Téa Leoni (star of Madam Secretary) on the Hillary Clinton, Madeleine Albright, and Colin Powell cameos on the Season 5 premiere episode: “I would say, after four seasons, those cameos were the crowning jewel moment. I think we all showed up on set sort of thinking that they might… suck? We wouldn’t be honest if I didn’t say that we were a little concerned. The first read-through—that sucked so we were a little concerned. But at least I have them on something [real flaws]! But then I didn’t because they were great in the end. These guys are a little goofy, too. That’s not the first thing that comes to mind when you think of former secretary Albright.
Tim Daly (star of Madam Secretary) on confident male characters: “Every once in a while, a man will come up to me and say—and I love this—‘Thank you so much for playing a competent man: Someone who knows to make their kids breakfast. Someone who cares about their kids. Someone who’s engaged in their marriage and their household, as well as having an interesting career.’ I think that’s important because there’s a long history on television, starting with maybe Jackie Gleason on The Honeymooners, where we see the dopey guys with these pie in the sky things and the women have to come in to tame them. We still see that on shows like—oh, I can’t say! It’s important to have, not just a strong and powerful woman, but also a confident man.”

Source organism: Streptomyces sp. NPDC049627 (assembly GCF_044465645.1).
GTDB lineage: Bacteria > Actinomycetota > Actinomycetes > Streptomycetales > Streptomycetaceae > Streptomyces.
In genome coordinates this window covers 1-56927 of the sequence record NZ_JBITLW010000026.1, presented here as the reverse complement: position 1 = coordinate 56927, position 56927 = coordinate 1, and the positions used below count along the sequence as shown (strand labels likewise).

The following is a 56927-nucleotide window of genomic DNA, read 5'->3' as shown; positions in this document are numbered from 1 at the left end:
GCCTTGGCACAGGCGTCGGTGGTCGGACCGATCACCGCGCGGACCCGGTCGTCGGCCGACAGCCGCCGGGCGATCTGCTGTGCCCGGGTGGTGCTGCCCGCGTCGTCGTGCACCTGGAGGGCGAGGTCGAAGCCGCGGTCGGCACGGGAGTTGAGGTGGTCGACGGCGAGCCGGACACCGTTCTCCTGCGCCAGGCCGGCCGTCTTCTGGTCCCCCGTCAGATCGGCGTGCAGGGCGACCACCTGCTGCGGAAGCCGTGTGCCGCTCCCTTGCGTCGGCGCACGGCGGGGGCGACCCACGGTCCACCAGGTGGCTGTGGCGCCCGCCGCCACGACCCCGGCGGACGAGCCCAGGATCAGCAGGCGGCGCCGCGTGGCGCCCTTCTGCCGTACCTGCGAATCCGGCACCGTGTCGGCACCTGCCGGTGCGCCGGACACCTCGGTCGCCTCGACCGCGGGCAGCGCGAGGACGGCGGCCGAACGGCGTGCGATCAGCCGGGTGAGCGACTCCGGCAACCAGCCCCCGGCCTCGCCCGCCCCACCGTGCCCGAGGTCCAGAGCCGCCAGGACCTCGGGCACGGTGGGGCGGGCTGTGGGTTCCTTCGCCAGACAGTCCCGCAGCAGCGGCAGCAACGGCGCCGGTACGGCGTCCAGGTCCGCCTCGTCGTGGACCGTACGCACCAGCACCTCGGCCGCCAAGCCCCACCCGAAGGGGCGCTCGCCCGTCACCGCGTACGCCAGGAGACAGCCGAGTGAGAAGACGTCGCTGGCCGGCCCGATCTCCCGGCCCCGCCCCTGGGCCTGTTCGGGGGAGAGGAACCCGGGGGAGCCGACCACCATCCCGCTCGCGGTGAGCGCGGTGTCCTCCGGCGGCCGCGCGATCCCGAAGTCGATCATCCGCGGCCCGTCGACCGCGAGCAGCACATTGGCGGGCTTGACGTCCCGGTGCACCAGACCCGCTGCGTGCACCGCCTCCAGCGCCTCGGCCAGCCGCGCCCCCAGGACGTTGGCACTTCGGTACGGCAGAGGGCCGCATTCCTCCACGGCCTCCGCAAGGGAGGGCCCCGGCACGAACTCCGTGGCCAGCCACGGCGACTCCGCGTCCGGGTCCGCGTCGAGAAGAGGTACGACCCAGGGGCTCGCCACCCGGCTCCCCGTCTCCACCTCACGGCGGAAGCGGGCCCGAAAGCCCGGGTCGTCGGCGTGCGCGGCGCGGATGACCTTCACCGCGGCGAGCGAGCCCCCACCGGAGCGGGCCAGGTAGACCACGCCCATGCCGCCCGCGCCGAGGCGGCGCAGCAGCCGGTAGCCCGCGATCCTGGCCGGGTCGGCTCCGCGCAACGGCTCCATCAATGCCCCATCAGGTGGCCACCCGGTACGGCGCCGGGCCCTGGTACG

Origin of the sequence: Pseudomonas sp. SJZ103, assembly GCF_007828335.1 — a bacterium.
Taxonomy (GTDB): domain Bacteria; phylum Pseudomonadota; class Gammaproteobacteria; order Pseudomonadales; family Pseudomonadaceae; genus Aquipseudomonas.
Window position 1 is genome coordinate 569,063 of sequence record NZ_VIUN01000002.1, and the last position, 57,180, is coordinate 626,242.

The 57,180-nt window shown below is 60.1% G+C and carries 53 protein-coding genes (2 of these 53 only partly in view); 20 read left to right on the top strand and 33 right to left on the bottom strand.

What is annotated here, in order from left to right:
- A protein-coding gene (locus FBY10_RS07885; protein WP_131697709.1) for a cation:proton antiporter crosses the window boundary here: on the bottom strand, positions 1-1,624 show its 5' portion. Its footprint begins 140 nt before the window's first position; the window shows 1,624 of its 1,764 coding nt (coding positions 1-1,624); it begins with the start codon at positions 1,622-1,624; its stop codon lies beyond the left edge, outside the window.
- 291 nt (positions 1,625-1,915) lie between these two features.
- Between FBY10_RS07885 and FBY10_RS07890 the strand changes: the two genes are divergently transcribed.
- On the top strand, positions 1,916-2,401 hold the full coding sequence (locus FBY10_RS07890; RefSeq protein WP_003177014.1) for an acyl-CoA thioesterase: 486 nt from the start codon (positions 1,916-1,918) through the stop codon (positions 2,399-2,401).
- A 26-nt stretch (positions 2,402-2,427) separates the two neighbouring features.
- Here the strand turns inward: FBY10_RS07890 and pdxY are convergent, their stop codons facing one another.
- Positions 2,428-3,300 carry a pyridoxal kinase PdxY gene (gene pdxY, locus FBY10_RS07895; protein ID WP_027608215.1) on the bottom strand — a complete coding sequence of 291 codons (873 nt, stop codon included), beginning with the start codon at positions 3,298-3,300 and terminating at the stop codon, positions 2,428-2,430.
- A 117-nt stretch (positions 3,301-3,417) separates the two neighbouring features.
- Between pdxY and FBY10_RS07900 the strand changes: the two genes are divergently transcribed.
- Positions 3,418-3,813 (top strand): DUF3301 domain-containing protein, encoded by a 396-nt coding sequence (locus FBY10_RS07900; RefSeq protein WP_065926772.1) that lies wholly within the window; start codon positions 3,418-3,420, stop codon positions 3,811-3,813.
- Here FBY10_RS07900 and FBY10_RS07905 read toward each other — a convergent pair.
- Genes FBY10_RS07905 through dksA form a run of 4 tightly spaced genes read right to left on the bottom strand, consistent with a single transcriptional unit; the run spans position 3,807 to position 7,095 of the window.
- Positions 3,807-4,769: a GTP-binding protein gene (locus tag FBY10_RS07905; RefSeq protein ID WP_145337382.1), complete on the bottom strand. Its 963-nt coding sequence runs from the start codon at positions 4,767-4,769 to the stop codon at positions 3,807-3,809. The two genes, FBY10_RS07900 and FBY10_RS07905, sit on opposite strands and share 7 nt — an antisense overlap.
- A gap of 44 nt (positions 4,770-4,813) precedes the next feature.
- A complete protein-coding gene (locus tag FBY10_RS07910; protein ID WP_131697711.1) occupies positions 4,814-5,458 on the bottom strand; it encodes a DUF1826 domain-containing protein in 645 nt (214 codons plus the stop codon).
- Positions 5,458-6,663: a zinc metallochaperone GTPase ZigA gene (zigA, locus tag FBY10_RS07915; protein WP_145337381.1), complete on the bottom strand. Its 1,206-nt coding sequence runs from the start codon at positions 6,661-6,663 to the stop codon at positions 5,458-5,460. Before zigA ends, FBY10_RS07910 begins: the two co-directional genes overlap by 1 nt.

Zeljko Ivanek (star of Madam Secretary) on nationalism: “ Nationalism is not patriotism. I was born in Yugoslavia, which doesn’t exist anymore because of nationalism and that just doesn’t get articulated very often. Nationalism is the quickest road to power. That’s not an American issue—it’s a universal issue that’s bigger than current politics that we get to tackle on this show.”
Keith Carradine (star of Madam Secretary) on fans wishing he was the actual president of the United States: “I feel the impact the show is having every day I walk around. I can’t tell you how many people come up to me to say, ‘I wish you were the president!’ and I have to tell them, ‘No, actually, you don’t. You just wish that somebody—anybody—else was.’ I’m an actor.”